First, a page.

Paul in PhilippiIn 49 or 50 AD, the city was visited by the apostle Paul during his second missionary journey. According to the book of Acts, he was guided there by a vision of "a man of Macedonia" (Acts 16:9). Accompanied by Silas, Timotheus, and Luke, Paul preached in Philippi. The Jewish community there seems to have been small, but Paul and his friends found Jewish women gathered at a river to the west of the city on the Sabbath. There Paul baptized Lydia, a purple dye merchant, who invited the missionaries to stay at her home (Acts 16:14-15).
In another account recorded in Acts, Paul drove out an evil spirit from a slave girl who worked as a fortune teller. Her owners became angry and dragged Paul and Silas into the marketplace and complained about them before the magistrates. A crowd joined in the condemnation, and the missionaries were stripped and flogged, then thrown into prison. At midnight, however, a great earthquake came and the prison doors flew open. The jailer nearly killed himself over it, but Paul talked him out of it and converted him. The next morning, the magistrates released Paul and Silas and asked them to leave the city. (Acts 16:16-40)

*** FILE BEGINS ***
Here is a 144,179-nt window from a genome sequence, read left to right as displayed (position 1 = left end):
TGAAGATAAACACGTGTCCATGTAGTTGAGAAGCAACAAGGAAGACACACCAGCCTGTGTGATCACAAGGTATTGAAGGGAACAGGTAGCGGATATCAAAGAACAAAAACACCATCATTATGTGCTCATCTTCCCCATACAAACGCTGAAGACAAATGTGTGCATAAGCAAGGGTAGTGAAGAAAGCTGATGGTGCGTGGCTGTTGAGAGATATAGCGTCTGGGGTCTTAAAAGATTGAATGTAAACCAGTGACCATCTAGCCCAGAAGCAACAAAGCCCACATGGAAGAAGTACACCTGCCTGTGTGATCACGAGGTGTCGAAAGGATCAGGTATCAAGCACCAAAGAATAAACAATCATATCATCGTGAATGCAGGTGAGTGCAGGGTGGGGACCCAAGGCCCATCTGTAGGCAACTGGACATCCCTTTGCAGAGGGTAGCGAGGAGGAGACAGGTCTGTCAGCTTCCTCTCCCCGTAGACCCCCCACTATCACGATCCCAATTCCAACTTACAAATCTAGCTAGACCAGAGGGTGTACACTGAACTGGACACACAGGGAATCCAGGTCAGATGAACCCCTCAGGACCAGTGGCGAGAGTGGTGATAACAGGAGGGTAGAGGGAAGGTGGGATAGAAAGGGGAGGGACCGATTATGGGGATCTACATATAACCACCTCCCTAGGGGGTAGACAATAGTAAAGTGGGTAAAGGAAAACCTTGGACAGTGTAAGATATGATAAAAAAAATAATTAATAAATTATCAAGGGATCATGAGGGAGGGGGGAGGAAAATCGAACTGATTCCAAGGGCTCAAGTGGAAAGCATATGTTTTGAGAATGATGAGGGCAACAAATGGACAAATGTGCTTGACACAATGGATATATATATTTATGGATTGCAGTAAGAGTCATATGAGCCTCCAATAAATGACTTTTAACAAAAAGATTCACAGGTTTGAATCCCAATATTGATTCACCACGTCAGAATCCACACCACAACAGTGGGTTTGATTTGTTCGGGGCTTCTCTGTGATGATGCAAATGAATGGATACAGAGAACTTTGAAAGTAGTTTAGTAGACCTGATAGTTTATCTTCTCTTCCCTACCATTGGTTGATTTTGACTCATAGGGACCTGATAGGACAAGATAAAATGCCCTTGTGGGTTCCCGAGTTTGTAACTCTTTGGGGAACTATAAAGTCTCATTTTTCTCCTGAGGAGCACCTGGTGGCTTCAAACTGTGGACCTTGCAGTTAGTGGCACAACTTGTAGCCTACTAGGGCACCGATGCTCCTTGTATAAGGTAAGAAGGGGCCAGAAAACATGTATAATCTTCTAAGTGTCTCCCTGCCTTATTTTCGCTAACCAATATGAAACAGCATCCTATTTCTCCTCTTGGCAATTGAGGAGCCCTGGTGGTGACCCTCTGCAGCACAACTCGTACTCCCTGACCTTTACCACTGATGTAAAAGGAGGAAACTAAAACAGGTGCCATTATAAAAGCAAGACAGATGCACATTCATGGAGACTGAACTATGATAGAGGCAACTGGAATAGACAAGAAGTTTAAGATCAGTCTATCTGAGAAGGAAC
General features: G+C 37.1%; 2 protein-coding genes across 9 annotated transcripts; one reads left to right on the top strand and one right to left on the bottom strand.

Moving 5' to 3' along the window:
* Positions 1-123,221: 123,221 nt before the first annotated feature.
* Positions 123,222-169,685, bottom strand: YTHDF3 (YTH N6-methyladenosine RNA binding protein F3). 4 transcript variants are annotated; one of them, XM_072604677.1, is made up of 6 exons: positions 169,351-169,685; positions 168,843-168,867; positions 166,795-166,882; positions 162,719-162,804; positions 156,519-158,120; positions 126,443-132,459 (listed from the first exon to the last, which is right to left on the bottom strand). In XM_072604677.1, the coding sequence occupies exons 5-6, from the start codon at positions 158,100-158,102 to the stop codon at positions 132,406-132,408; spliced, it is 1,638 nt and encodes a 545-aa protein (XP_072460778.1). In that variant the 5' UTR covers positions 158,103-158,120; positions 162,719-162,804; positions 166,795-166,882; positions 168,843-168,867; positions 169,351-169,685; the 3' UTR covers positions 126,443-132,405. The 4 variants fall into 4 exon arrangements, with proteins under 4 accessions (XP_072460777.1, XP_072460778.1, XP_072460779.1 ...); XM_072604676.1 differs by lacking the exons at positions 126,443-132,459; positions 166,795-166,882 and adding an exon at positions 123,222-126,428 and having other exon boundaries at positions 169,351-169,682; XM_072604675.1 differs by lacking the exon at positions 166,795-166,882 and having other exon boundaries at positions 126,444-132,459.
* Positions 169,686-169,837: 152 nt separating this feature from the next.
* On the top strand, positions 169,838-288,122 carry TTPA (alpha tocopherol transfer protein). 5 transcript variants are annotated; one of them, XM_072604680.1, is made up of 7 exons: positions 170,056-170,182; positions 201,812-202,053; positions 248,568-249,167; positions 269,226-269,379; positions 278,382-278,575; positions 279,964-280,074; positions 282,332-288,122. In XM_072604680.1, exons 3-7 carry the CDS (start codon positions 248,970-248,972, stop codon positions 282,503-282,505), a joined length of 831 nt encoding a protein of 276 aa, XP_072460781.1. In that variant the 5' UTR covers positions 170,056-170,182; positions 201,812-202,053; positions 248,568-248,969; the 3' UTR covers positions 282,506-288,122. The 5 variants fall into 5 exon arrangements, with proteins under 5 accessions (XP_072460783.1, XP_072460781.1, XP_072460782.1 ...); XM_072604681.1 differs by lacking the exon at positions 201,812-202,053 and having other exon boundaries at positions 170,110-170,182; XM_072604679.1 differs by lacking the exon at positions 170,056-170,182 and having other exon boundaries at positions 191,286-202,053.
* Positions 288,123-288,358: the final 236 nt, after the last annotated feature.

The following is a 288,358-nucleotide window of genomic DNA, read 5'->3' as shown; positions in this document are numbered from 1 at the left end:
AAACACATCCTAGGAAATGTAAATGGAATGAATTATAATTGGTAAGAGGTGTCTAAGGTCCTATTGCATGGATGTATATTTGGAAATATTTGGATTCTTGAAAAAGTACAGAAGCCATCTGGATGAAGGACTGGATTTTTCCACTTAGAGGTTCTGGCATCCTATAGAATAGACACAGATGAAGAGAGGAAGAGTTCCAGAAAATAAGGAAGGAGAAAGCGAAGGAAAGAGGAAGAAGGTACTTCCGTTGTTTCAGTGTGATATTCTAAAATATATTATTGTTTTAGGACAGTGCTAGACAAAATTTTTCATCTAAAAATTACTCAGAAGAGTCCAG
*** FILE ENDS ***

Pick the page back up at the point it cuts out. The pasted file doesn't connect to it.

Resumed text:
Paul visited the city on two other occasions, in 56 and 57 AD. The Epistle to the Philippians dates from around 54-55 and shows the immediate impact of Paul's preaching. The subsequent development of Christianity in Philippi is well-attested, notably by a letter from Polycarp of Smyrna addressed to the community in Philippi around 160, and by funerary inscriptions.
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